We manage scoliosis via our up-to-date pattern-specific rehabilitation and compatible brace – all based on Schroth principles and classifications. The combination of the two can be very effective, but not everyone will have equal success. Even so, we feature two cases below which demonstrate that there is hope, even at the later stages of skeletal maturity. We must also give credit where credit is due – to the patients. Both have worked hard to achieve their results.
Case 1: Last year, The Open Orthopaedics Journal, published our case study of a 15-year-old girl who began treatment at Risser 4–three years post-menarche. In 2016, she elected to participate in our pattern-specific scoliosis exercise program after it was recommended she have surgery for her scoliosis. Instead, this young-lady reduced her curvature by 13º in one year using only Schroth Best Practice® exercise protocols. Read more about her case, in detail, here.
Case 2: Another Risser 4 patient, a 13-year-old girl from NY, came to see us after being recommended for surgery with curves measuring 58º and 31º at the time. Rather than consenting to surgery, her parents brought her to be fitted with a Chêneau-Gensingen brace®, ASAP. She also participated in our intensive Schroth program. The patient was 20 months post-menarche. Despite all of this, her in-brace correction was an impressive 69%–indicating a flexible spine. She is now 16 years old, and has been in a brace for three years– staying a Risser 4 the entire time. (An interesting tidbit about Risser 4 – sometimes a patient can remain a Risser 4 for quite a while).
Two years after her first brace, the patient’s height had increased by more than 5 centimeters, so she was fit with a second brace. Whether this was due to her excellent correction, residual growth, or a combination of the two, it doesn’t really matter. What matters is her outcome! She is now taller and straighter WITHOUT SURGERY or its risks. Her curves are now 31º and 24º (per her 24 hour out-of-brace x-ray). We know you can do math, but that’s an incredible 27º and 7º reduction. Dr. Marc suspects this patient is now nearly skeletally mature and he anticipates she will be able to wean from her brace after her next x-ray.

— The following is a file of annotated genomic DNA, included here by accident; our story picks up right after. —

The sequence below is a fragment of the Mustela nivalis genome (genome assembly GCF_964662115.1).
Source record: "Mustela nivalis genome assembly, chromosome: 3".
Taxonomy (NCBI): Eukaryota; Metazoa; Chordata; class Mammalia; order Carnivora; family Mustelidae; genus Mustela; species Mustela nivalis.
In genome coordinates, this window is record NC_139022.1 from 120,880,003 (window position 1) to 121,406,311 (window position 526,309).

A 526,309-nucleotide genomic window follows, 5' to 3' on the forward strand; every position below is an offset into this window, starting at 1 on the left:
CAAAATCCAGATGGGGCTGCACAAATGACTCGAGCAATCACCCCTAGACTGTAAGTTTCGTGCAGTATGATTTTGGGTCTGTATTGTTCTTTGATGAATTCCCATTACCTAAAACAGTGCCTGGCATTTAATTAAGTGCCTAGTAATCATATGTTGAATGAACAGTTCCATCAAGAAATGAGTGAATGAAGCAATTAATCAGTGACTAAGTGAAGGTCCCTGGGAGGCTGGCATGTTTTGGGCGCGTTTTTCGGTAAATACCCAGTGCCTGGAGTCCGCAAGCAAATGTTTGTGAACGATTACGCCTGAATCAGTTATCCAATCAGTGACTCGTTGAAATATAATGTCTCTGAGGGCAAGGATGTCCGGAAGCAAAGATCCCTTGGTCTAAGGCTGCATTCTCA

We are not implying every Risser 4 patient will get these results. They won’t. In fact, we caution parents and patients to approach conservative care with reasonable expectations, no matter what the Risser sign is at the time treatment starts. This is because each spine is unique and several patient-dependent factors affect outcome. Less flexible spines will have more of a challenge effecting change (especially on x-ray). It is also important to note that halted progression or no change in-between follow-up x-rays should be considered a successful/positive result as historically, the role of scoliosis intervention is to prevent the curvature from getting worse.
Patient compliance also plays a role. That said, there are some patients, even compliant ones, whose outcomes are just not as impressive as others. Conversely, we’ve also had some semi-compliant patients who have still done very well. The point is, everyone is different so making predictions about individual outcomes is unwise.
(1) Lonstein, JE, et al. Moe’s Textbook Of Scoliosis And Other Spinal Deformities. 3rd ed. Philadelphia, Pa:Saunders,1995;76.
(2) Weinstein SL, Dolan LA, Wright JG, Dobbs MB. Effects of Bracing in Adolescents with Idiopathic Scoliosis. The New England journal of medicine. 2013;369(16):1512-1521.
(3) Hacquebord JH, Leopold SS. In Brief: The Risser Classification: A Classic Tool for the Clinician Treating Adolescent Idiopathic Scoliosis. Clinical Orthopaedics and Related Research. 2012;470(8):2335-2338.